While the Texas Securities Act and federal securities laws do not regulate convertible virtual currencies (like Bitcoin), they do regulate what the law calls investment contracts under the SEC v. Howey test. BitConnect’s lending program and R2B’s pre-trading contract are 1. investments of money, 2. in a common enterprise, 3. with an expectation of profits, 4. to be derived primarily from the efforts of others. So, while the virtual coin itself may not be a security, the contractual lending program or pre-trading contract (and all other types of investment strings attached) may “securitize” the relationship. This requires that those companies (and many others involved in ICOs) step into a securities compliance regime and either 1. register the securities or 2. fall within an exemption from registration.
While the SEC reserves unto itself the ability to determine whether certain securities are required to be registered, the various states retain the right and duty to investigate and prevent fraud in the securities markets within their states. Because the internet reaches all 50 states, countless virtual currencies and the securities offerings they have spawned have been laid at the doorstep of every state securities regulator, with Texas being the first to step out to stem the tide.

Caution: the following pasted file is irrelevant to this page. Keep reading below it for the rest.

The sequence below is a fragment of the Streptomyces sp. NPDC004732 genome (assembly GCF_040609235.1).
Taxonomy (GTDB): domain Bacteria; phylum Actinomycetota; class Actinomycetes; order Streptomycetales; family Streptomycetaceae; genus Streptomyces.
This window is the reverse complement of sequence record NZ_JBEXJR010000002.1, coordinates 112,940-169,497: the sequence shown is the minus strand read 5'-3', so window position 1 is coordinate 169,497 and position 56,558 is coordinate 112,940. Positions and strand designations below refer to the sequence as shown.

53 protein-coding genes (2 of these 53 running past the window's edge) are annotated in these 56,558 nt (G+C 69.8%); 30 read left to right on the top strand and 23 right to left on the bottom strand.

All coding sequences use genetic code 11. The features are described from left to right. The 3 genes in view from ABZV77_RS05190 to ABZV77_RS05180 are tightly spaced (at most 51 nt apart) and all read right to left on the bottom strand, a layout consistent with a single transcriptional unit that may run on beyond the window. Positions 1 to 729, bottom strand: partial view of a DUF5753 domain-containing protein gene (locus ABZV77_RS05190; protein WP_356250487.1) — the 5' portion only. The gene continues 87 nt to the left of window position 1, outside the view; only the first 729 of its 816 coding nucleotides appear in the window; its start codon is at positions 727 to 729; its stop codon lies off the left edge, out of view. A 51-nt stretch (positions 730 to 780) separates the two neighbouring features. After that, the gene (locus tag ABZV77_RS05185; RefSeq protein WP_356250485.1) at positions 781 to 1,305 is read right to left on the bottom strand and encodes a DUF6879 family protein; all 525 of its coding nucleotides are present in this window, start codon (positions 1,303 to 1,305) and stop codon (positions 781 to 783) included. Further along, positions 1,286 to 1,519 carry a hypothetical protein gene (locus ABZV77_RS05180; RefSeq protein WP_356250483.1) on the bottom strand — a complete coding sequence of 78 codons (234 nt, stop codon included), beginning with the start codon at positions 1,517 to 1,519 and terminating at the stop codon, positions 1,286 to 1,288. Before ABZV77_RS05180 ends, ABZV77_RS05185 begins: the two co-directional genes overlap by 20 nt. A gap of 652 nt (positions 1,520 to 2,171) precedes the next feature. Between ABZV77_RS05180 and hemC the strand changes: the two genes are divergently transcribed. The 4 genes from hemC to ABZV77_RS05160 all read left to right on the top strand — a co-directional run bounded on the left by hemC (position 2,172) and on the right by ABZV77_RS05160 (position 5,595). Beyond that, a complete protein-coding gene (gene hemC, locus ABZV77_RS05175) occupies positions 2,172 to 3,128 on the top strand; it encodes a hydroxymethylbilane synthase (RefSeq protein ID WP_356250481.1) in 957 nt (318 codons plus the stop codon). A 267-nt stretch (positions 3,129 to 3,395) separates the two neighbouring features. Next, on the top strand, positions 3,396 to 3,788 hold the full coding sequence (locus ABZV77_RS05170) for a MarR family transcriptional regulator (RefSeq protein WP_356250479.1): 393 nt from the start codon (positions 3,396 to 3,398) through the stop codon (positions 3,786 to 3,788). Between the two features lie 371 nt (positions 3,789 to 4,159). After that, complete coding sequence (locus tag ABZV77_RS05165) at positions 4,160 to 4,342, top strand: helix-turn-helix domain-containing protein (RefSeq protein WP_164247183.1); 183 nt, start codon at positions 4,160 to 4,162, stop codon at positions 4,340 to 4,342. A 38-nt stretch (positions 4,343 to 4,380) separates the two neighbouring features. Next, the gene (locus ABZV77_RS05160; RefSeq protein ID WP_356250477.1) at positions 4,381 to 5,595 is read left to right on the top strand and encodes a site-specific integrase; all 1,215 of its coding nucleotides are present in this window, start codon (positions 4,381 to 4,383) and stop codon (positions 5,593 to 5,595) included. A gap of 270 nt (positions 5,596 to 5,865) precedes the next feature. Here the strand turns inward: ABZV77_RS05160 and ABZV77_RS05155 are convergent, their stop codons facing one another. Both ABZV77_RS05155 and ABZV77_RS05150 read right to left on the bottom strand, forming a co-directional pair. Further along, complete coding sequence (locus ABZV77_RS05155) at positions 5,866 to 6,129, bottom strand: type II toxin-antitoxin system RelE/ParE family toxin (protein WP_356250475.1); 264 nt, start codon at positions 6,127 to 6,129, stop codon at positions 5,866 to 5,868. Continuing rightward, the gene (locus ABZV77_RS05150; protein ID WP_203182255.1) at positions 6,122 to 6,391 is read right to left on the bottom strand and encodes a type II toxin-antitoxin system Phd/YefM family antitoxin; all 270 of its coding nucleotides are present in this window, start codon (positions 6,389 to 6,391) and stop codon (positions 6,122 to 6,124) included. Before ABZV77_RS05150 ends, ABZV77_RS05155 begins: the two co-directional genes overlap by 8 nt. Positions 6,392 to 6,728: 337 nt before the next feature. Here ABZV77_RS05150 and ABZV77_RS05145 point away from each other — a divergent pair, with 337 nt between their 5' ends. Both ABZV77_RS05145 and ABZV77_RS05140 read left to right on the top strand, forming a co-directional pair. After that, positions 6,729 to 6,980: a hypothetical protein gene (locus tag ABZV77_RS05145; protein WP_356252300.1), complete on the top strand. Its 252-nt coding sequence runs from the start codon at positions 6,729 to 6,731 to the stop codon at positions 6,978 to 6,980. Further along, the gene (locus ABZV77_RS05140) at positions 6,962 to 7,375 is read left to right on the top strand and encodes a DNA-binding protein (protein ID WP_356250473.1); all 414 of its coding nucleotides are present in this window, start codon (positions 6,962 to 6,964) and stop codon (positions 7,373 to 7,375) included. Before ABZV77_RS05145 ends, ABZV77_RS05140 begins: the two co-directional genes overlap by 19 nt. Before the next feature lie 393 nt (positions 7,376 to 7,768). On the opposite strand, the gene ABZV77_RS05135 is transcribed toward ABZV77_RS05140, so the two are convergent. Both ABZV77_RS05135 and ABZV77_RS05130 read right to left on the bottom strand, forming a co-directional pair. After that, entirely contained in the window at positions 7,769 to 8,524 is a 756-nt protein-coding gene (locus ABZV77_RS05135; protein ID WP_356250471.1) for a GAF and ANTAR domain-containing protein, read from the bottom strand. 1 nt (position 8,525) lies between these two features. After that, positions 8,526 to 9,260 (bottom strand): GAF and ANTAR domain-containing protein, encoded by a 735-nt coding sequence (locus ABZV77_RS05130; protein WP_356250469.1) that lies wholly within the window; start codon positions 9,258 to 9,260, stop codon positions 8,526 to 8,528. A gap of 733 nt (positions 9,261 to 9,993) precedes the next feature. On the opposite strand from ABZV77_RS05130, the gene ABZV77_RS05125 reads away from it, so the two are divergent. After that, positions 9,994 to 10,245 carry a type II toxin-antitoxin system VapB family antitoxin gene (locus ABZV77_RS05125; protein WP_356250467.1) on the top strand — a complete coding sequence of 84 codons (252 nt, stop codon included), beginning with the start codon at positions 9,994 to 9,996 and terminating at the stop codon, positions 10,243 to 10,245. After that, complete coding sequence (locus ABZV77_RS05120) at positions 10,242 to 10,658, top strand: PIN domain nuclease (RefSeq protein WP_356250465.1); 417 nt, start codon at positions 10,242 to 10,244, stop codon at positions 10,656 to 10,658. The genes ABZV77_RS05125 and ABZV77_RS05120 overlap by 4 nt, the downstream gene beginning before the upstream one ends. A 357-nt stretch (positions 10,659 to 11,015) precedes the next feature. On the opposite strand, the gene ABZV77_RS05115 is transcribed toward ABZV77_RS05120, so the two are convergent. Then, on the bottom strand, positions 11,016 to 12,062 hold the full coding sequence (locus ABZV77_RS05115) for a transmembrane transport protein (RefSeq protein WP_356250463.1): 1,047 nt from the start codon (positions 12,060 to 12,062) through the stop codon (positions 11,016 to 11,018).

Because of the unique characteristics of cryptocurrency and blockchain, it could prove exceedingly difficult for investors to recover from the scammers who took their money.
Cryptocurrency transactions are generally anonymous and are tamper-resistant. The currency is stored with a digital key (just imagine a long series of letters and numbers) in a password-encrypted digital wallet. The key can be stored on a desktop computer, on a mobile device, on the web, on a jump drive, or even on a piece of paper as a QR Code. If a scammer makes off with investor money in Bitcoin or another virtual currency like Ethereum or Ripple, it can be accessed anonymously, untraceably, and virtually anywhere in the world. Until there is greater regulation or transparency with regard to these transactions, perhaps investors should consider electing to defer and play defense first.
Mitch Little is a Securities Litigation and Enforcement partner with Scheef & Stone in Frisco, Texas, where he has practiced for 14 years. A graduate of Harvard and the University of Texas School of Law, Mitch counsels individuals and business organizations in state and federal courts in Texas and beyond.